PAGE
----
Low Lux levels – how well a camera performs at night. Or so you would assume...
Many people selling CCTV cameras quote a minimum lux figure for their cameras. This is supposed to give you an indication of how well the camera performs in low light conditions or when filming using built-in infrared illumination. It will be quoted in Lux, usually something like 0.1, 0.01 or even 0.001 Lux. If the camera is fitted with IR (infrared) illumination then some people quote a minimum lux figure of 0 which is a bit of a cheat. All IR-equipped cameras can film in 0 lux but we are interested in how sensitive the electronics are.
In theory the lower the minimum lux level the better a camera performs at night or in low ambient light conditions. There is a problem though, what do you take as an acceptable image when determining your low-lux figure?
We need to get a little bit technical here and talk about something called an IRE (institute of radio engineers) number. Put simply an IRE of 1 can only tell the difference between black and white, an IRE of 100 shows white as pure white, black as jet black and has all the shades of grey in between. When testing for low lux you need to determine what your minimum accepted image will be. We generally work on IRE 50 but some people will go much lower than that. There are no industry-wide datums.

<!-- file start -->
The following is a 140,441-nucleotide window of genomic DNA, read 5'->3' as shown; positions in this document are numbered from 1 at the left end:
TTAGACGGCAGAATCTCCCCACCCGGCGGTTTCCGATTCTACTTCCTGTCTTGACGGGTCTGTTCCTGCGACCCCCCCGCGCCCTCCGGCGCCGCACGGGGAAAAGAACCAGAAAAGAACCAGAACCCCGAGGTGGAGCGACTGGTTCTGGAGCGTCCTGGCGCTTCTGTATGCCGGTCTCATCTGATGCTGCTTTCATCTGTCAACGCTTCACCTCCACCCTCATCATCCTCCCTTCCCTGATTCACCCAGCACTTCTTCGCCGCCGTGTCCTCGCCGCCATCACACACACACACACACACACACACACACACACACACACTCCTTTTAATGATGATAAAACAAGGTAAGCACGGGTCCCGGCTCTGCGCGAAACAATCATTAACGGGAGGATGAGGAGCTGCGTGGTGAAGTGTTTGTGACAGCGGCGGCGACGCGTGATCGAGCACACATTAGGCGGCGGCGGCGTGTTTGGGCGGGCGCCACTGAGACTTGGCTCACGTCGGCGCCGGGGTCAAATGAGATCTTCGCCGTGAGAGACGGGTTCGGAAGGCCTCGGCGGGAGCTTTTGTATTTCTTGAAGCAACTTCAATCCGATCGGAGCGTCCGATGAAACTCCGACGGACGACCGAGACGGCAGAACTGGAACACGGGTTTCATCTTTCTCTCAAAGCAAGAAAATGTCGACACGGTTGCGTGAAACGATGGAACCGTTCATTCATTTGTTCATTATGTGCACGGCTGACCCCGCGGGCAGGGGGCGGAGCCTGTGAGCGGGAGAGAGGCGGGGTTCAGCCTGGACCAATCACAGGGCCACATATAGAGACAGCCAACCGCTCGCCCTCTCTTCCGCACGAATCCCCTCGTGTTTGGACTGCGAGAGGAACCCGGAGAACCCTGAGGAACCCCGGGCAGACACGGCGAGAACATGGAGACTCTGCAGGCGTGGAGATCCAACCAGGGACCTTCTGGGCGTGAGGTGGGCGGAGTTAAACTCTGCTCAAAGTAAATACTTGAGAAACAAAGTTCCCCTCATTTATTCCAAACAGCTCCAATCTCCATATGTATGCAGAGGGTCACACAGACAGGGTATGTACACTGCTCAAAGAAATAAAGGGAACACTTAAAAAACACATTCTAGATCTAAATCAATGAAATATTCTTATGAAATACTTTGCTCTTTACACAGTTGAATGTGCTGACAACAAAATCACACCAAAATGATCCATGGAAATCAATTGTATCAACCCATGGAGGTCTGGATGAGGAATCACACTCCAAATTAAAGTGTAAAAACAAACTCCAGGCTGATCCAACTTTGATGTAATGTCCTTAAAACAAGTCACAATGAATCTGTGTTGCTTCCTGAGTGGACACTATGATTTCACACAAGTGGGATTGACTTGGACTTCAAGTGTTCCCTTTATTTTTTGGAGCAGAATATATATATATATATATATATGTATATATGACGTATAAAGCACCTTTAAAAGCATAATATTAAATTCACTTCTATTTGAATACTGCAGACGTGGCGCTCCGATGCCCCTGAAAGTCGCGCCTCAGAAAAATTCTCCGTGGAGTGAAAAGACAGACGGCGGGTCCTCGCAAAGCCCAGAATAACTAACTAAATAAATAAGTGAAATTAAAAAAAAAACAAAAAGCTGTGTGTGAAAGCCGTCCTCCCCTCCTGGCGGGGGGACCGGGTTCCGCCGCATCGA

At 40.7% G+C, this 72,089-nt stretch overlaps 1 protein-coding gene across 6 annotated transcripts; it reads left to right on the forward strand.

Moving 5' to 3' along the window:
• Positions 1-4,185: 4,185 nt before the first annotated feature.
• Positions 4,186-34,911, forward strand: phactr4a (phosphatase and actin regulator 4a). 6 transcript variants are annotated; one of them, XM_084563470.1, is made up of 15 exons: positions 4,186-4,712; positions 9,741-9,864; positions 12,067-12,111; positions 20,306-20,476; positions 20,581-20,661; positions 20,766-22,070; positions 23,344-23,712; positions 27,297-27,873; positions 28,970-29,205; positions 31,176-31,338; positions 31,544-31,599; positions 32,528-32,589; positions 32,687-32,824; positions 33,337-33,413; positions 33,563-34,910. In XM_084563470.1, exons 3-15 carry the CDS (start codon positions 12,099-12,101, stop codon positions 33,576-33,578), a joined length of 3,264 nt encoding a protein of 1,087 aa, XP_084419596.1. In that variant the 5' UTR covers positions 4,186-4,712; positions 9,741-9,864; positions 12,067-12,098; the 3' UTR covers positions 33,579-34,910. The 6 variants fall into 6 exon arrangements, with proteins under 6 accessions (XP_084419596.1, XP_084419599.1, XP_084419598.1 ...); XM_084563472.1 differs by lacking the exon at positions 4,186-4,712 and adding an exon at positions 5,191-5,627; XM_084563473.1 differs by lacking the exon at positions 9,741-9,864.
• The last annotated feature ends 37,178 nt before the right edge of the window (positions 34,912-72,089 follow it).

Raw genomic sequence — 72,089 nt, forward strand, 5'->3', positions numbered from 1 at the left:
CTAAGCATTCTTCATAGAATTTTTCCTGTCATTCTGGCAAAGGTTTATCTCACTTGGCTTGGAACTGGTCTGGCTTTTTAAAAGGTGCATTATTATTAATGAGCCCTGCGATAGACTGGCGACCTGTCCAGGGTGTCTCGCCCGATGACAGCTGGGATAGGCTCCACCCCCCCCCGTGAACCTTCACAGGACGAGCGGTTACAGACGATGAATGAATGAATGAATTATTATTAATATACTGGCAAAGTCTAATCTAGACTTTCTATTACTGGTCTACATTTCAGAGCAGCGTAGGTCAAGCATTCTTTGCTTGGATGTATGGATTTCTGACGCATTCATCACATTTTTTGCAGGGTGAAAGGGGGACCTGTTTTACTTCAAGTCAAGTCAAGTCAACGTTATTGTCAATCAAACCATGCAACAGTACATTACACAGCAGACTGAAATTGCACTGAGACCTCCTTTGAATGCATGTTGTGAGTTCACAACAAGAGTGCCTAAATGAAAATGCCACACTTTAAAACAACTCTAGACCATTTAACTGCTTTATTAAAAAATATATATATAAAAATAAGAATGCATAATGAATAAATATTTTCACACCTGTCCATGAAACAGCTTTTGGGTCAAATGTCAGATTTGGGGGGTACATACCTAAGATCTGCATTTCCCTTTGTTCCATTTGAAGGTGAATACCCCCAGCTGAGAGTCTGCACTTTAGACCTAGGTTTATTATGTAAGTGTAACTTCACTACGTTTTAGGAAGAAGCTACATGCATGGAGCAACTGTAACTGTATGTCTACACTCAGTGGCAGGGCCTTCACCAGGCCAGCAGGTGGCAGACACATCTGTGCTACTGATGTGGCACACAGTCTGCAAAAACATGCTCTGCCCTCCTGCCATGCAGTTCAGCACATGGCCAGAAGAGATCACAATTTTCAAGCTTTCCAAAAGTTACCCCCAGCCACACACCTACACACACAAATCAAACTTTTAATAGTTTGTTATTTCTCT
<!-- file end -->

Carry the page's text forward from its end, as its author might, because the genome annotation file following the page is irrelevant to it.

The other thing to consider is what lens was used for the test and what is fitted to your CCTV camera. If a lens with an incredibly wide aperture was used during the test then the results will be flattering compared to the smaller aperture lens fitted to the actual CCTV camera.
It’s a bit like measuring the 0-60mph time on a car. You assume everyone tests on a flat road but in the world of CCTV, some people will measure whilst driving down a steep hill so don't take the numbers too literally.